In Westeros, a simple paper cut can prove to be fatal. Robert Baratheon was killed by a boar.

Khal Drogo was killed by a mere scratch on his chest.

Talisa was killed when she was stabbed in the abdomen while she was pregnant.

But the way Arya was stabbed should have been immediately fatal to her but she survived somehow by diving into water. How is this possible? Is she some kind of mutant or metahuman?

  • 10
    If you're African diarrhoea can lead to death, but if you live in Europe it's a mild inconvenience at best. The Dothraki probably don't have the same quality of healthcare that the Westerosi or Bravosi have. Also not all stab wounds are equally fatal. It's entirely possible that Arya's organs were undamaged. Mar 27, 2019 at 14:33
  • 20
    In medieval times, when you got stabbed, it was pretty much luck that played the most important role. Wound got infected? You die. Bonemarrow spilled into blood? You die. Bits of Clothes/Chainmail got into the wound? You die. Got gutted? You definitely die albeit more painfully. It all depended on the wound and how quickly you got medical help which was mostly disinfecting the wound with hot metal (Also served to stop the bleeding), or by pouring some boiling hot liquid into the wound. It all came down to luck. Arya's wound may have missed the guts, may have penetrated only flesh.
    – Aegon
    Mar 27, 2019 at 14:46
  • 40
    Robert was gored by a boar, Drogo was poisoned by Mirri Maz Duur, Talisa was repeatedly stabbed and left to die. All of those are far more extreme than the injury sustained by Arya.
    – svenvo7
    Mar 27, 2019 at 14:52
  • 18
    Your wording implies that being "killed by a boar" is unlikely and only a result of poor medical treatment of the era. In reality, wild boars are among the most dangerous animals out there. Getting impaled by a boar is no less threatening than being deathrolled by a crocodile or being mauled by a bear. Humanity invented a very particular weapon - the Boar Spear - specifically to help reduce the threat of boars murdering them. Mar 28, 2019 at 5:46
  • 3
    Maybe she didn't survive. Perhaps after the assassination, it's been Jaqen H'ghar posing as Arya the whole time. But also becoming insane, aka the Tyler Durden plot twist.
    – ourmandave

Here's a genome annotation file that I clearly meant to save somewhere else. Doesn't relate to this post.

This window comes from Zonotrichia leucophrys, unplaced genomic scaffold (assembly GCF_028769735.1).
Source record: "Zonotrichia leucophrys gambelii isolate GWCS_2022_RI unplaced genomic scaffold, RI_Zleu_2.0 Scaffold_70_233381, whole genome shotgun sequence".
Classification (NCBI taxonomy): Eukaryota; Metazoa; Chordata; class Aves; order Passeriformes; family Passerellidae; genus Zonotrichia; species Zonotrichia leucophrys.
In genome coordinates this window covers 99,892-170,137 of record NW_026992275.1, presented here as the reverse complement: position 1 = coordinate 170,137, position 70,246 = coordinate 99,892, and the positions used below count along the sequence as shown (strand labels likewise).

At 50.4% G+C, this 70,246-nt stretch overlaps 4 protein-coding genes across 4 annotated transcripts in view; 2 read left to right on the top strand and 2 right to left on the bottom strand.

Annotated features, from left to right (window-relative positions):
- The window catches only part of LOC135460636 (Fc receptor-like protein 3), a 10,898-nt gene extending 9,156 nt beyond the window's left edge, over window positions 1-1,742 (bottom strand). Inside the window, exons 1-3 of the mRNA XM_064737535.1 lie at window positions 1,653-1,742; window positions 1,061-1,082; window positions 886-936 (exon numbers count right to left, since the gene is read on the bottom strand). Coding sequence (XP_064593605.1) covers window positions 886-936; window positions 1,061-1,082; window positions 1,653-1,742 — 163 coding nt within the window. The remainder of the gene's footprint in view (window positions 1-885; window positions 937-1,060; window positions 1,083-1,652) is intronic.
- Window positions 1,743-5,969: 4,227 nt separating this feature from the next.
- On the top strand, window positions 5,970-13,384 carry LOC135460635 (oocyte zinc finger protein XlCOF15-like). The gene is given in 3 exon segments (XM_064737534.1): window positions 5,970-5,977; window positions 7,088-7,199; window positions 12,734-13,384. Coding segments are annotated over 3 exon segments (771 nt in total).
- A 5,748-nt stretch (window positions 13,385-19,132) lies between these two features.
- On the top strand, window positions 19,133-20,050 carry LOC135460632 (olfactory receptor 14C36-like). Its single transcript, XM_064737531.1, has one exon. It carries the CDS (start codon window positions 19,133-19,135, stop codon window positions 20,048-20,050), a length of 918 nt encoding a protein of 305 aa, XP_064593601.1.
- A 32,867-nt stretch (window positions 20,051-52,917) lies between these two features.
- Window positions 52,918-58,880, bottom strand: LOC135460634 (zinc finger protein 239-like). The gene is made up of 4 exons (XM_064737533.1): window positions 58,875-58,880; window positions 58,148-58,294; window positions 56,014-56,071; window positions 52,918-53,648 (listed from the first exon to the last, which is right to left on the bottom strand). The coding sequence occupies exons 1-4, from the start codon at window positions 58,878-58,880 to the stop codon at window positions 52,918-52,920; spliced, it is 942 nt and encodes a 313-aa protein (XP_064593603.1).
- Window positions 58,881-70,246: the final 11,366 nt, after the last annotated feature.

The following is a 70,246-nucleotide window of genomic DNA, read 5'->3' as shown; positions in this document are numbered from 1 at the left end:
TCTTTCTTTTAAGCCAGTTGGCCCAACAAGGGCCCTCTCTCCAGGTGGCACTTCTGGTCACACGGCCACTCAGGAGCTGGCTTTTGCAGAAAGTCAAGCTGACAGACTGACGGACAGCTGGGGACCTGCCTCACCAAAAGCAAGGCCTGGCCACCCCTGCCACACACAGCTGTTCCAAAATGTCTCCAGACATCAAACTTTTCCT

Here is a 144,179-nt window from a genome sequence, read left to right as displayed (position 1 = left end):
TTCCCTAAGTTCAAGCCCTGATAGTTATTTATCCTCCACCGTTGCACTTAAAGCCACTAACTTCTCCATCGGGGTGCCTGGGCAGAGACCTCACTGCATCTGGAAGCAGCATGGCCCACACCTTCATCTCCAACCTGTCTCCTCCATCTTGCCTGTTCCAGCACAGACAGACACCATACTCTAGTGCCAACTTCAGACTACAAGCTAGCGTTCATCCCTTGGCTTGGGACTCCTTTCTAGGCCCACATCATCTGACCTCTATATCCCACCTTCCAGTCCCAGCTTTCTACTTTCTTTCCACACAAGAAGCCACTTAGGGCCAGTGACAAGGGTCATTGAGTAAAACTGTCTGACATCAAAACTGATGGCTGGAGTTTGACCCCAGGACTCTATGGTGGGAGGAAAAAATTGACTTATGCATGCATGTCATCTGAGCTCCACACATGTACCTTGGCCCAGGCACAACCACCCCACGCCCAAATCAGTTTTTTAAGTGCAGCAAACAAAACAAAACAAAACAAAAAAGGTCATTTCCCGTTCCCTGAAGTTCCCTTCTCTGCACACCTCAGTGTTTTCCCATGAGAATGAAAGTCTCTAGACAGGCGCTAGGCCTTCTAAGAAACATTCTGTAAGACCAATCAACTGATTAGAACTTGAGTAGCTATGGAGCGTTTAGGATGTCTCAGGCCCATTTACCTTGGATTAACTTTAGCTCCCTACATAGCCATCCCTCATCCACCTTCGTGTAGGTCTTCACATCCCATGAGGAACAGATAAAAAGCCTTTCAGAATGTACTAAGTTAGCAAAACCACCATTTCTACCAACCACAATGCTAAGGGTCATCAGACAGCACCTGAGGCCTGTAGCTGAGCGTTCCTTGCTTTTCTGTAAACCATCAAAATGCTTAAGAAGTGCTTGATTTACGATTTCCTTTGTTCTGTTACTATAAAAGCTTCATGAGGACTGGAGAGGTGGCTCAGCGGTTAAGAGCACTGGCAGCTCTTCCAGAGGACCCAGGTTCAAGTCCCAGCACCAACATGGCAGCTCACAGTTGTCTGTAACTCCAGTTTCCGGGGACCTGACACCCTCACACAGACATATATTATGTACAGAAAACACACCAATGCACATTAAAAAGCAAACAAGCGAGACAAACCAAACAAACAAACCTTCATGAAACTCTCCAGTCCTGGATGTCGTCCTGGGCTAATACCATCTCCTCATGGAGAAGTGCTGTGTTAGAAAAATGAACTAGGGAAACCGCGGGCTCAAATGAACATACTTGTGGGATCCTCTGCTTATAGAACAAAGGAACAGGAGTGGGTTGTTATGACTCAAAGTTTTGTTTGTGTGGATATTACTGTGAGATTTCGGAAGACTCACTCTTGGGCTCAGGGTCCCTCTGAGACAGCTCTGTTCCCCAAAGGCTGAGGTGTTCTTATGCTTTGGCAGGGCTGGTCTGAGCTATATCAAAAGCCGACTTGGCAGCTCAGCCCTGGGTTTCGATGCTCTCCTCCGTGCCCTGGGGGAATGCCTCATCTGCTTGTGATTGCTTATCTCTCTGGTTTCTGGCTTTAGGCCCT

Mar 28, 2019 at 18:46

2 Answers 2


Arya survives simply because she has the will to go on and more importantly was saved by Lady Crane who treated her wounds.


ARYA is lying in bed. LADY CRANE sits beside her, treating her wounds.

ARYA: You’re good at that. Where did you learn?

LADY CRANE: I’m a jealous woman. I’ve always liked bad men and they’ve always liked me. They’d come home wherever home was that night stinking of some whore’s perfume.

LADY CRANE stands and carries her tray of medical supplies into the abutting room.

LADY CRANE: So we’d fight and I’d put a hole in them. And then I’d feel terrible, so I’d patch them up. I got good at patching them up.


ARYA is afflicted with pain from her wound. LADY CRANE stands and pours a milky white liquid into a glass.

ARYA: What’s that?

LADY CRANE: Milk of the poppy.

ARYA: I don’t want any.

LADY CRANE hands ARYA the glass.

LADY CRANE: Sleep is the only way you’ll heal. Trust me, if my soup didn’t kill you, nothing will.

ARYA takes the glass, stares into it, and then drinks it down. She lays back and LADY CRANE tucks her in. ARYA falls asleep. LADY CRANE touches her hand and dims the candlelight.

Game of Thrones, Season 6 Episode 8, "No One"

The director for the episode, Mark Mylod, explains that it is her will for survival that also helps her survive the attacks.

"One of the many things our writers are so great at is allowing our characters to be flawed," he explained. "Nobody is perfect, we all make mistakes all the time, and Arya nearly pays dearly for it. Thankfully her determination to survive is such that she is able to come through it. But it is a really close call."

Business Insider, 'Game of Thrones' director explains the crucial Arya scene fans have been obsessing over

It's also worth noting that we don't really know the extent of the wound Arya receives, it could be...

Just a flesh wound! (Monty Python and the Holy Grail, the Black Knight)